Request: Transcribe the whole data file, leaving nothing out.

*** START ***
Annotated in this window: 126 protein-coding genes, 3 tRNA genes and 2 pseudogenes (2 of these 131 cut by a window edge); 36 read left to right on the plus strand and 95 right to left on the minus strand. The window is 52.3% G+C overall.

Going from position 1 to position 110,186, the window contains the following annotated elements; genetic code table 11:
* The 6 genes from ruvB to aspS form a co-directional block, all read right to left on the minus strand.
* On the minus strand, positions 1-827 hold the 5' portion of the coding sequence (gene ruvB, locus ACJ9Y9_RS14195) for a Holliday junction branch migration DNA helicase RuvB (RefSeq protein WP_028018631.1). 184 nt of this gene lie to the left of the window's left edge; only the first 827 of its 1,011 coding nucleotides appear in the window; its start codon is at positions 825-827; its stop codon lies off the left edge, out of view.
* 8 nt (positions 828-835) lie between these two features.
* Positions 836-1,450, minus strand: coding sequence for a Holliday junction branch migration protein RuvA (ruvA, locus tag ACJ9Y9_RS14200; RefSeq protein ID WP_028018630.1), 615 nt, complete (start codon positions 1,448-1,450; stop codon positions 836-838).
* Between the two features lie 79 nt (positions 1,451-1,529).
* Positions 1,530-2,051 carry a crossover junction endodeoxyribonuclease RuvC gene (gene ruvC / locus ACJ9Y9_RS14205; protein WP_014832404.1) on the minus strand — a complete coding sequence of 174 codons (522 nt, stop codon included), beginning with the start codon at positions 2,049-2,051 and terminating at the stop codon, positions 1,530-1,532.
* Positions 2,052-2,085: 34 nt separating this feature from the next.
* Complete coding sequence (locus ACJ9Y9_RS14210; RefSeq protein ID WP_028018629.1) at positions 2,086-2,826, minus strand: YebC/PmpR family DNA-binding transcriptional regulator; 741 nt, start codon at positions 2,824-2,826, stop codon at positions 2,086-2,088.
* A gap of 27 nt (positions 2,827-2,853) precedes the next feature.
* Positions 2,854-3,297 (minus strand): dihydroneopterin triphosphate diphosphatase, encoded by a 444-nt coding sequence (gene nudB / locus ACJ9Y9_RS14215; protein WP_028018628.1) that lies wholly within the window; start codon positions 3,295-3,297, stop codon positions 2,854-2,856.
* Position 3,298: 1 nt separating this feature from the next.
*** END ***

Annotated in this window: 126 protein-coding genes, 3 tRNA genes and 2 pseudogenes (2 of these 131 cut by a window edge); 36 read left to right on the plus strand and 95 right to left on the minus strand. The window is 52.3% G+C overall.

Going from position 1 to position 110,186, the window contains the following annotated elements; genetic code table 11:
* The 6 genes from ruvB to aspS form a co-directional block, all read right to left on the minus strand.
* On the minus strand, positions 1-827 hold the 5' portion of the coding sequence (gene ruvB, locus ACJ9Y9_RS14195) for a Holliday junction branch migration DNA helicase RuvB (RefSeq protein WP_028018631.1). 184 nt of this gene lie to the left of the window's left edge; only the first 827 of its 1,011 coding nucleotides appear in the window; its start codon is at positions 825-827; its stop codon lies off the left edge, out of view.
* 8 nt (positions 828-835) lie between these two features.
* Positions 836-1,450, minus strand: coding sequence for a Holliday junction branch migration protein RuvA (ruvA, locus tag ACJ9Y9_RS14200; RefSeq protein ID WP_028018630.1), 615 nt, complete (start codon positions 1,448-1,450; stop codon positions 836-838).
* Between the two features lie 79 nt (positions 1,451-1,529).
* Positions 1,530-2,051 carry a crossover junction endodeoxyribonuclease RuvC gene (gene ruvC / locus ACJ9Y9_RS14205; protein WP_014832404.1) on the minus strand — a complete coding sequence of 174 codons (522 nt, stop codon included), beginning with the start codon at positions 2,049-2,051 and terminating at the stop codon, positions 1,530-1,532.
* Positions 2,052-2,085: 34 nt separating this feature from the next.
* Complete coding sequence (locus ACJ9Y9_RS14210; RefSeq protein ID WP_028018629.1) at positions 2,086-2,826, minus strand: YebC/PmpR family DNA-binding transcriptional regulator; 741 nt, start codon at positions 2,824-2,826, stop codon at positions 2,086-2,088.
* A gap of 27 nt (positions 2,827-2,853) precedes the next feature.
* Positions 2,854-3,297 (minus strand): dihydroneopterin triphosphate diphosphatase, encoded by a 444-nt coding sequence (gene nudB / locus ACJ9Y9_RS14215; protein WP_028018628.1) that lies wholly within the window; start codon positions 3,295-3,297, stop codon positions 2,854-2,856.
* Position 3,298: 1 nt separating this feature from the next.